The Beginnings of Periodontal Disease
A buildup of plaque and calculus will lead to irritated and infected gums when left untreated, but what does it take for plaque to become calculus and a more serious issue? First, it’s important to understand the difference between plaque and calculus:
- Plaque is the sticky, colorless film that constantly forms on your teeth. It’s a soft deposit that contains many different types of bacteria that can irritate your gums, and as time goes on more microorganisms appear and the plaque thickens. Plaque can be easily removed with proper brushing and flossing, but it only takes about an hour for plaque to build up again, which is why it’s important to keep up with regular brushing and flossing.
- Calculus forms when plaque is not removed regularly. If left uncared for, plaque hardens, calcifies, and becomes calculus, or tartar. Calculus can’t be removed by simply brushing your teeth, rather it takes a dental professional to remove it during an oral cleaning.
Gingivitis is typically caused by plaque and calculus. Though gingivitis is a considered mild gum disease, it can become much more serious and develop into periodontitis if left untreated. If that’s the case, periodontitis can form pockets in between your teeth and gums that can become filled with bacteria-riddled plaque, that can eventually cause your teeth to fall out.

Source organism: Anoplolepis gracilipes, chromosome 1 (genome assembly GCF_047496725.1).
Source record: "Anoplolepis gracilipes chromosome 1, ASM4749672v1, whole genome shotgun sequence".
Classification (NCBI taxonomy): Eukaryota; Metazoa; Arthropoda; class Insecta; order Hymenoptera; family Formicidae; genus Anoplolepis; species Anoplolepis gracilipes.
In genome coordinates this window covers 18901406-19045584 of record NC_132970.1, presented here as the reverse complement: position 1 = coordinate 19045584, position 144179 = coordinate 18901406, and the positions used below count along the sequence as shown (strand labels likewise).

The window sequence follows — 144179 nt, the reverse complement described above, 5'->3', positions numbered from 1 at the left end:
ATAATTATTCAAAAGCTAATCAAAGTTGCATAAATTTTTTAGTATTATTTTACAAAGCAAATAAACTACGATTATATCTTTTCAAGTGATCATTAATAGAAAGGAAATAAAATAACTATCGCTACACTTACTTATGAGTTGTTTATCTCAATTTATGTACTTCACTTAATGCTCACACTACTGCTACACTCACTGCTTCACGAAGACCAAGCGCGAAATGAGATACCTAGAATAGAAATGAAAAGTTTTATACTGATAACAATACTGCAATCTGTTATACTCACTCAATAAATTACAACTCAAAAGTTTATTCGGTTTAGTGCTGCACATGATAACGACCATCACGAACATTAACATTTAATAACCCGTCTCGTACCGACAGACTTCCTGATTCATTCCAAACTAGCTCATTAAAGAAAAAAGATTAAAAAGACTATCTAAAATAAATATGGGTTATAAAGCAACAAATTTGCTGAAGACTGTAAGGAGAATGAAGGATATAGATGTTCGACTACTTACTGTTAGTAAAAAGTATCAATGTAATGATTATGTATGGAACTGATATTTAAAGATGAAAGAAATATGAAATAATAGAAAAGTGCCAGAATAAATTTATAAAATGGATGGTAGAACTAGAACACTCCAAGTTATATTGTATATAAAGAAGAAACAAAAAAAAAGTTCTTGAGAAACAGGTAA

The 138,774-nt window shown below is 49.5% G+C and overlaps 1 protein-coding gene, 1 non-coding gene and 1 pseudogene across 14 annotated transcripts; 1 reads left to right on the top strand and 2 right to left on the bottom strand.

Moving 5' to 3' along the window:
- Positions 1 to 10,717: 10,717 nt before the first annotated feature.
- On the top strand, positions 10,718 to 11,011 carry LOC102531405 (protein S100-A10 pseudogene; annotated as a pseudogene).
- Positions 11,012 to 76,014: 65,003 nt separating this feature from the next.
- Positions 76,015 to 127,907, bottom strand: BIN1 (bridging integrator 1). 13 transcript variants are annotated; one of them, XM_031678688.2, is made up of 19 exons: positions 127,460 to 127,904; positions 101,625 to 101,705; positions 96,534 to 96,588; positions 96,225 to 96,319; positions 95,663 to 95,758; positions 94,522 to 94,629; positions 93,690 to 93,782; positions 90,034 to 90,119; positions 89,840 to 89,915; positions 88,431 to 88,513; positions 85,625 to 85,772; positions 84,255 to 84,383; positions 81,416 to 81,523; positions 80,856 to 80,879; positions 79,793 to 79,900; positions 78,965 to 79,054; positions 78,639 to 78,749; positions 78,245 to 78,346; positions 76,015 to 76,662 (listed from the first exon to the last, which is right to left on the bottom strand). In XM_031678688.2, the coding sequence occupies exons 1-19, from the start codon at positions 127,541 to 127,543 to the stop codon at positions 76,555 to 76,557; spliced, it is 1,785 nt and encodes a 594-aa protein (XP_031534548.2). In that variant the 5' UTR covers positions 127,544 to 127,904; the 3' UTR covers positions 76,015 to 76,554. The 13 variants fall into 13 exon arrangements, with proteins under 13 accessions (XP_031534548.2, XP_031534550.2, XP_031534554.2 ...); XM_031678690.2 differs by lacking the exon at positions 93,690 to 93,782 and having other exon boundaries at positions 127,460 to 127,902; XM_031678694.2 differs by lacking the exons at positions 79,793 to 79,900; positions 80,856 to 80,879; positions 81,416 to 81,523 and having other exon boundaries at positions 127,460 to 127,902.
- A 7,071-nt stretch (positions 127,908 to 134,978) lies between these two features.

If you have a mild form of gingivitis or plaque-related gum disease, regularly brushing and flossing your teeth will help remove plaque and should improve the situation. However, if your gums are irritated and don’t seem to be getting better, you should schedule an appointment with your periodontist to treat the plaque and make sure it’s not something more serious. As your Vero Beach Periodontist, I’m here to help keep your mouth calculus and gingivitis free. If you have any concerns about your oral health, schedule an appointment today!